This is excellent and nasty at the same time. These are code annotations that expand at compile time to generate boilerplate. I’ve been writing a bunch of C# lately, so my reaction is that Java just needs to modernize to include properties and using-blocks. C# is much more concise than Java in many ways.
When I’m working with Drools, I often use DRL-defined classes instead of POJOs just because the former do all of the boilerplate generation already for me.
I really like that Lombok has hooks in the main IDEs.
Originally shared by Mark Proctor
Project Lombok is increasingly looking like an interesting project.
The Annotation Processor is pretty sweet, but it doesn’t allow you to modify the provided class, only to generate other classes.
Enter Lombok. It hooks into JavaC and JDT extensions to allow AST modifications to the current class as it compiles. It works with Intellij, Eclipse and Netbeans. Further it’s GWT ready.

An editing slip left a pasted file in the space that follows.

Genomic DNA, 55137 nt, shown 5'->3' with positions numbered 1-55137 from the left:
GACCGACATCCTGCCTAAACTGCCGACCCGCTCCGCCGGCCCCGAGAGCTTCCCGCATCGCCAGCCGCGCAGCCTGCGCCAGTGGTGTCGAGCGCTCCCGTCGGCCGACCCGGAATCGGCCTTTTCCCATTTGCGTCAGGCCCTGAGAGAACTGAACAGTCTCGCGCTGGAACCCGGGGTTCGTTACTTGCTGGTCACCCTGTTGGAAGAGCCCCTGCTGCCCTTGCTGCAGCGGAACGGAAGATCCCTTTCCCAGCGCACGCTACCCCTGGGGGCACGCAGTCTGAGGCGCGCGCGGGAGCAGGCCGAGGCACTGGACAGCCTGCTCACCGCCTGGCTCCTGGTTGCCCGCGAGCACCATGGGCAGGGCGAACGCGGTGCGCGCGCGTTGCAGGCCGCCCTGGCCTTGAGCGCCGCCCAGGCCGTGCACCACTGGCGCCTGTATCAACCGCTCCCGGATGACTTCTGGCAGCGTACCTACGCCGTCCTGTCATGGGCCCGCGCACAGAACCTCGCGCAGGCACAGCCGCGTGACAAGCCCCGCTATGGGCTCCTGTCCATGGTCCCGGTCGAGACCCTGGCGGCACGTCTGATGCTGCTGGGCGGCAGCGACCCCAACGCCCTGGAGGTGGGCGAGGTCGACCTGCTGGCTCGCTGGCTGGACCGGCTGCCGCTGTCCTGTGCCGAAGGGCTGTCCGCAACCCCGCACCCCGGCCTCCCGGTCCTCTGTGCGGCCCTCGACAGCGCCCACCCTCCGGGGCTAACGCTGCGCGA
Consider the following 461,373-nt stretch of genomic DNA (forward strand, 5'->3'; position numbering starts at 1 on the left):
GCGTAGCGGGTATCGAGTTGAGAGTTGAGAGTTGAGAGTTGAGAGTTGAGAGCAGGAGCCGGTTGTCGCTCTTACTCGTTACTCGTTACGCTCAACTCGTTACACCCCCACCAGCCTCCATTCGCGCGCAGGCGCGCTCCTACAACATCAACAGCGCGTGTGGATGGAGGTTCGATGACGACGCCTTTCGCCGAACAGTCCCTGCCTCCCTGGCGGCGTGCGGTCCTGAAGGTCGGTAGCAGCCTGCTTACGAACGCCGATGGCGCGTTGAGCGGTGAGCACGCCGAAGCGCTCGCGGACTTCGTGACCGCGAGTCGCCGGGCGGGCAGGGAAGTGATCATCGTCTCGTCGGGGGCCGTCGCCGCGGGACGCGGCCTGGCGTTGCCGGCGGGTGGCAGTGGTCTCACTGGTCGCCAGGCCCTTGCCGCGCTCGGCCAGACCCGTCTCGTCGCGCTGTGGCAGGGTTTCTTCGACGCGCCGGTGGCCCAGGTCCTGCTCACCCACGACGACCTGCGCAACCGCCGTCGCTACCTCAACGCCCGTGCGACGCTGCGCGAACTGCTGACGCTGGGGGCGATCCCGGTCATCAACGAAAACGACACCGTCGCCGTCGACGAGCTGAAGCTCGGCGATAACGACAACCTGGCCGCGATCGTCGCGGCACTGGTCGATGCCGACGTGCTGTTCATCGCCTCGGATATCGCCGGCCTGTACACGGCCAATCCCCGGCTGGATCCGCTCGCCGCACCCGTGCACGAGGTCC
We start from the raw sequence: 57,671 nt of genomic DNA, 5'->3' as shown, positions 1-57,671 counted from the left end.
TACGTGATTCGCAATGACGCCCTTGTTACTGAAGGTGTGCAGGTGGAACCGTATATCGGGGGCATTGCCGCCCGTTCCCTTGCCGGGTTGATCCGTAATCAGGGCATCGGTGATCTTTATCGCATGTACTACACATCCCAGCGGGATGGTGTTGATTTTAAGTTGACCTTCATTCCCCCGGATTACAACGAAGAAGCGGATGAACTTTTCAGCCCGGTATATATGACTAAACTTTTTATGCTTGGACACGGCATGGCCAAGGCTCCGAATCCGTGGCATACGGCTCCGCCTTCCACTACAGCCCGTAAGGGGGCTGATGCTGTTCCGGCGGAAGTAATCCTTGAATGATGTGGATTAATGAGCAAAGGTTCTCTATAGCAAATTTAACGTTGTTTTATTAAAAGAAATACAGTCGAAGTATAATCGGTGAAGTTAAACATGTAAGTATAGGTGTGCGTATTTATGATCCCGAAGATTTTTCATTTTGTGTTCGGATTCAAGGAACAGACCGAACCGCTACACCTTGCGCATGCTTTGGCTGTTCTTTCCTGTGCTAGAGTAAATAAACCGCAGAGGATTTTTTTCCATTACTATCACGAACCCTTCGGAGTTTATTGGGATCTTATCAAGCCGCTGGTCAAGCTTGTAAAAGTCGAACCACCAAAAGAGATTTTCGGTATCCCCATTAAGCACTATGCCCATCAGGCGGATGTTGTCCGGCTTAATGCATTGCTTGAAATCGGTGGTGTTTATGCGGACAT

For those worried about being being tied into the Lombok annotations, You can DeLombok at any time, where it’ll generate the source with all the Lombok love removed.
Lombok does not have any runtime requirements, making it pretty sweet. Compared to other more intrusive frameworks that try to help writing less code.
Lombok has a number of interesting annotation to reduce boiler place code:
@Getter/@Setter speak for themselves. But @Cleanup is also interesting. I’ve attached a screenshot of how it looks. I know resource clean up has improved in java8. But @Cleanup can be used now, for those stuck on java6
I wonder if Lombok could be extended to do multi-line strings? Something like below, just without the runtime cost?